Though you may not necessarily be able to find a dedicated tech camp in your local area, one thing you will likely find an abundance of is organizations that need help from adult individuals to work with at-risk kids.

Look around for Big Brothers Big Sisters or Boys and Girls clubs you can volunteer with, or see if there are tutoring opportunities with other local after-school groups. Often, organizations that work with children really need more volunteers. You might have to have a background check before you can, but I promise they'll be really excited to get help from someone who knows programming.

If you're unsure about where you can look to help out, you can always look for opportunities in places like Volunteer Match or Idealist.

You can also talk with your colleagues that have kids. I bet they'll have one or two good ideas for ways you can bring programming wonderment to the younger audiences.

Programming is Cross-Disciplinary

The main thing that you can gain by exposing kids to programming, whether it's at home or at school, is the realization that it crosses all disciplinary boundaries.

In Scratch Jr., you can use the tools available to make a movie out of programmed characters on the screen. This activity moves programming into the arena of fine art.

You can also do things like tell the application to repeat two shifts three times, for a total of six shifts. So now we’re doing math. Add in a robot like Dash, who can launch a projectile at a stationary target, and now we’re talking about science.

In order to learn how to use the tools that make these applications work, kids have to read the screen to follow the instructions, crossing into the realm of language arts and critical thinking.

The benefits of introducing programming (and robotics) into a household or school certainly can’t be overstated. The discipline itself brings passion and interest to every subject, as long as you (the adult programmer) use your imagination to determine how to make that subject connected with programming.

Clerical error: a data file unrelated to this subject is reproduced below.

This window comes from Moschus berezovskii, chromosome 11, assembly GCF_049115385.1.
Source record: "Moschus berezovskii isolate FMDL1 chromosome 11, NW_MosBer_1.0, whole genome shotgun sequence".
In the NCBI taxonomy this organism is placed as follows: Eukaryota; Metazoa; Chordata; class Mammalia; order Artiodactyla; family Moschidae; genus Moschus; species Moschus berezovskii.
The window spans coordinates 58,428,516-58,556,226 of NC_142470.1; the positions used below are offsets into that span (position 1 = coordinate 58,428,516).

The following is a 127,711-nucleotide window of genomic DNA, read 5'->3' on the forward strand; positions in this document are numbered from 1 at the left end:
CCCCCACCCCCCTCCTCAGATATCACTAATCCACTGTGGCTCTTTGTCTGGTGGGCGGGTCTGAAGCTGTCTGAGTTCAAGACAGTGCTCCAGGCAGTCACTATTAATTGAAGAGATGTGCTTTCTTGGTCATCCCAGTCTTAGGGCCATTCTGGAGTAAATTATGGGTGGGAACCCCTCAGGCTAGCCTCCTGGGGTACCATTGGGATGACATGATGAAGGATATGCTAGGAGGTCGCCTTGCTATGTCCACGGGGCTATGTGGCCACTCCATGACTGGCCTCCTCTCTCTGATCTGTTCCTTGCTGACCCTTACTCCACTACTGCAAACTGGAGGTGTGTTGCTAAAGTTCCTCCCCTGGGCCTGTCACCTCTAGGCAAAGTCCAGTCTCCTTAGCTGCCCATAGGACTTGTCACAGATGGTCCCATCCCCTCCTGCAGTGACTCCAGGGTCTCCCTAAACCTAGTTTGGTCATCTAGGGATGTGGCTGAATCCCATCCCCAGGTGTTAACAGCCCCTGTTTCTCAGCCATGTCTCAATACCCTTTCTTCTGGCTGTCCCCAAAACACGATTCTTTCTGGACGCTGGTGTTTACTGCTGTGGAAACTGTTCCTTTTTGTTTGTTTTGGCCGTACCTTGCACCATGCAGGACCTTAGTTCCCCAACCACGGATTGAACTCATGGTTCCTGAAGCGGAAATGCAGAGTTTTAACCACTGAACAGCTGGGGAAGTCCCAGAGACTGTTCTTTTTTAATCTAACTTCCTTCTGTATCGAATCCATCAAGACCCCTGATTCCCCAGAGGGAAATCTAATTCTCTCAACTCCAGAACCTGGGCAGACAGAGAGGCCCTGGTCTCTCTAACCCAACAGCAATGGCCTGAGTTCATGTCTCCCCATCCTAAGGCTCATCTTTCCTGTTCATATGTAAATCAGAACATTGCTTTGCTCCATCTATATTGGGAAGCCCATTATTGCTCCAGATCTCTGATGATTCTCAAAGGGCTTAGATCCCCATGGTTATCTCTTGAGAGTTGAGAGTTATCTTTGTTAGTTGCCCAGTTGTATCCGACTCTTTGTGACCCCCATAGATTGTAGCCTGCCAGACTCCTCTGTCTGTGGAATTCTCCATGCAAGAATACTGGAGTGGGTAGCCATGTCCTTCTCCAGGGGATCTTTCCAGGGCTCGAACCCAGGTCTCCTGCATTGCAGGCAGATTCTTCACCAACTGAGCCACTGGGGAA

Programming Means Magic

More important than anything else, the wonder I experience through the eyes of my oldest child reminds me of the number one most important thing about programming:

It’s Fun.

The ludicrous speed at which we all feel obliged to move ourselves forward makes it easy to lose sight of this simple truth about programming.

I don’t know about you lovely readers, but the first time I got a computer to tell me, “Hello, Jason,” I just about wet my pants with excitement. Who cares what language I did it in, or whether or not I used best practices?

I got a computer to communicate with me. That made me feel like a wizard with superpowers.

Teaching kids to code will make code exciting for you again, too—in ways you probably haven’t felt in a while.

Find a kid that you can teach to code. See the wonder of it through their eyes. I promise, you’ll feel magical.

About the author

    Jason Lowenthal

    Jason Lowenthal is an Architectural Software Engineer based in Springfield, MO. A graduate from Drury University, his past work includes stints with Bass Pro Shops, O’Reilly Automotive Inc. and Paperwise. When not contributing his time and talents to his employer, Asynchrony, Jason spends his free time raising his 3 girls, and learning about new technology. You can link up with him on Twitter, too: @lowenthal_jason